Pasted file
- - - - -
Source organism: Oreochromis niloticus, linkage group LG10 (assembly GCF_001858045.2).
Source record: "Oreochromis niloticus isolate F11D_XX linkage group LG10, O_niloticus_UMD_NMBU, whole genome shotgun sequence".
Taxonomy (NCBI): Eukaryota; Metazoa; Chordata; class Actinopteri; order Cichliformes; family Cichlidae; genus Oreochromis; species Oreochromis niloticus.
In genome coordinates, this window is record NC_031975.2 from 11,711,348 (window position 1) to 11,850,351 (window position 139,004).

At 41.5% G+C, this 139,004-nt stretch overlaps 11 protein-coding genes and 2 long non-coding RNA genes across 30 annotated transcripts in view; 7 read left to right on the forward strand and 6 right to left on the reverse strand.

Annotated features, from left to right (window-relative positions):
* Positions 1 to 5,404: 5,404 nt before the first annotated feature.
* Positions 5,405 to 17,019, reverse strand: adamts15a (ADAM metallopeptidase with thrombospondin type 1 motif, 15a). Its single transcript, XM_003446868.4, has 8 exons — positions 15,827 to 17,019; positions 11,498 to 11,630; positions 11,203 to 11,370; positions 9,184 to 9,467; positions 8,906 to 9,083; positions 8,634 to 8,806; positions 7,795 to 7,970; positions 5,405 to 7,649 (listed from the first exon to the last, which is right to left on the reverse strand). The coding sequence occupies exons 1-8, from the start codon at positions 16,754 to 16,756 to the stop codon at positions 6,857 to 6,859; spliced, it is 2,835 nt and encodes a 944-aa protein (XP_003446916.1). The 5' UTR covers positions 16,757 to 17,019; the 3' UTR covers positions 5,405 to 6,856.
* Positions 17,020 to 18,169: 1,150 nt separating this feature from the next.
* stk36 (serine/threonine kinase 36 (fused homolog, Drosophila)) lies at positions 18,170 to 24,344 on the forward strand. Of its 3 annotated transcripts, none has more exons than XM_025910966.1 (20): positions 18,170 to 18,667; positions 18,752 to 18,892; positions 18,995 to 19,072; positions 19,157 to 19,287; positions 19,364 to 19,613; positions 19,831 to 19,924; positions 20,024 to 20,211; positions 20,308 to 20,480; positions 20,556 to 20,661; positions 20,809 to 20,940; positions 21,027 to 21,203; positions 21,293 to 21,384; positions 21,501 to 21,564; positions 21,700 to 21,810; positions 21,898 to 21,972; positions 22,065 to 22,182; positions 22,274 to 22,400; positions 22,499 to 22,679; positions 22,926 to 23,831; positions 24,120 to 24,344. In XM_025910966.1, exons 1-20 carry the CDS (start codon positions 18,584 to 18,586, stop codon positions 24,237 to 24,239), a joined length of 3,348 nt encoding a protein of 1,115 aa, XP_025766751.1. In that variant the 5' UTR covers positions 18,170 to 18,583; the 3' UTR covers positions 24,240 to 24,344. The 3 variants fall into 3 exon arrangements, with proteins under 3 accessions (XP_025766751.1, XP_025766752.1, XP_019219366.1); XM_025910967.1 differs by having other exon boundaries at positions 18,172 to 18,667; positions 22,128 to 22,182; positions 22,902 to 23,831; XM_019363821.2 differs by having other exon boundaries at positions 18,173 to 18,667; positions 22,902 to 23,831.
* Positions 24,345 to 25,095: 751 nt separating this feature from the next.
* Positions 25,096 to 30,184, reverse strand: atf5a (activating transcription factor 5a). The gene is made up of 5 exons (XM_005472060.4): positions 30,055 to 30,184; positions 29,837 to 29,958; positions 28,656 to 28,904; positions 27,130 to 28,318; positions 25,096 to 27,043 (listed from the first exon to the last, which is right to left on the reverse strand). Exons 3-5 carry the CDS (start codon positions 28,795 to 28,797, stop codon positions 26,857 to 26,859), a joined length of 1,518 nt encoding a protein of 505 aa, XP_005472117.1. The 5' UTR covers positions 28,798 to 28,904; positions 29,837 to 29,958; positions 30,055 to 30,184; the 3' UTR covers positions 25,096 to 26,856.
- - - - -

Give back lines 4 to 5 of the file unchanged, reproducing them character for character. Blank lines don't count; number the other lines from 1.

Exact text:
In genome coordinates, this window is record NC_031975.2 from 11,711,348 (window position 1) to 11,850,351 (window position 139,004).

At 41.5% G+C, this 139,004-nt stretch overlaps 11 protein-coding genes and 2 long non-coding RNA genes across 30 annotated transcripts in view; 7 read left to right on the forward strand and 6 right to left on the reverse strand.